Does mystery man Frank Ntilikina have NBA-ready numbers?

Frank Ntilikina remains something of a mystery, but our numbers suggest he could be an NBA star. Elyxandro Cegarra/Getty Images

In a league currently obsessed with both point guard play and youth, it should be no surprise that Frank Ntilikina has found his name near the top of most NBA draft boards. The 6-foot-5 native of France is one of the youngest players in this draft at age 18, and he is coming off a season in which he was the youngest player to get rotation-level minutes in the French LNB Pro A league and in the Basketball Champions League.

As with other potential lottery picks who played internationally, it can be hard to contextualize Ntilikina's performance overseas and translate it to the NBA. Only 18 NBA players since 2000 have come from France, though four French players were drafted in 2016. Information on these players has improved, but -- unlike Australia's NBL, which produced soon-to-be-drafted Terrance Ferguson --the LNB Pro A league in France isn't particularly accessible for Americans.

Still, there is value in evaluating his numbers. Let's start with Ntilikina's numbers for Strasbourg of the LNB Pro A league. Though he's still playing -- Strasbourg is in the championship round -- for the sake of this piece the numbers provided are through the quarterfinal round, which saw Ntilikina put in more than 650 minutes of game time. Here are his tempo-free numbers, with the percentiles based off of all players with 200-plus minutes.

While looking at this table, we see an above-average player in the league -- and keep in mind that Ntilikina is by far the youngest player in this league. The next-youngest player to receive at least 200 minutes was Jonathan Jeanne, who is a full year older and played less than half the minutes Ntilikina did. Ntilikina's net rating is exceptional, but the fact that he started about two-thirds of the season makes me wonder whether he's benefiting from sharing the court mostly with the rest of the starting five.

Given that Ntilikina is a point guard, you would hope to see better assist and turnover rates, but the exceptionally low usage rate shows he likely was not the player orchestrating Strasbourg's offense. According to Synergy Sports, the majority of his offensive looks came from spot-up shooting, which occurred 24.7 percent of the time.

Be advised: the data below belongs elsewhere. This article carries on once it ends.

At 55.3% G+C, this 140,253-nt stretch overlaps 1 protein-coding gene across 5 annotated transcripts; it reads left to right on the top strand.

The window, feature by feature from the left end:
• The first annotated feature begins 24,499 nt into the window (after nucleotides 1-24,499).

While nothing might immediately grab the eye here, there also aren't any red flags. Ntilikina is starting on a team that made it to the league championship, which is a positive. He has a low usage rate, meaning there hasn't been much opportunity for him to prove himself one way or the other, yet he's still putting up above-league-average box plus-minus and net rating numbers, which is a good sign.

Let's now take a look at how he has performed in the Basketball Champions League, where the competition is a little more diverse.

Again, Ntilikina was the youngest player in the league to receive rotation minutes. To see his box plus-minus rating improve from his LNB numbers, while his net rating decreased, is actually a good sign. Strasbourg finished third in its group in the Champions League, against tougher competition than it played in the domestic league, and did not qualify for the playoffs. Ntilikina played more minutes per game in the BCL and saw his usage rate go from nonexistent to about league average. His assist rate and turnover rates were both better in this league than they were in LNB Pro A. While Ntilikina's numbers are better across the board, remember that he played about half as many minutes in this competition because there are roughly half as many games.

Given Ntilikina's contributions at the professional level, it's reasonable to be optimistic about his NBA potential. Although he's a little thin, his 6-5 frame gives him the flexibility to develop into a shooting guard as much as a point guard and helps his chances of staying in the league. He has been getting minutes on a professional team the past two seasons and has shown steady improvement.

In comparison to the rest of this class, he's younger than everyone but Ike Anigbogu and Markelle Fultz yet has more professional experience than everyone except a few 21-year-old international players. Ntilikina might be somewhat of an unknown to NBA fans, but league executives are optimistic about his potential for what appear to be sound reasons.

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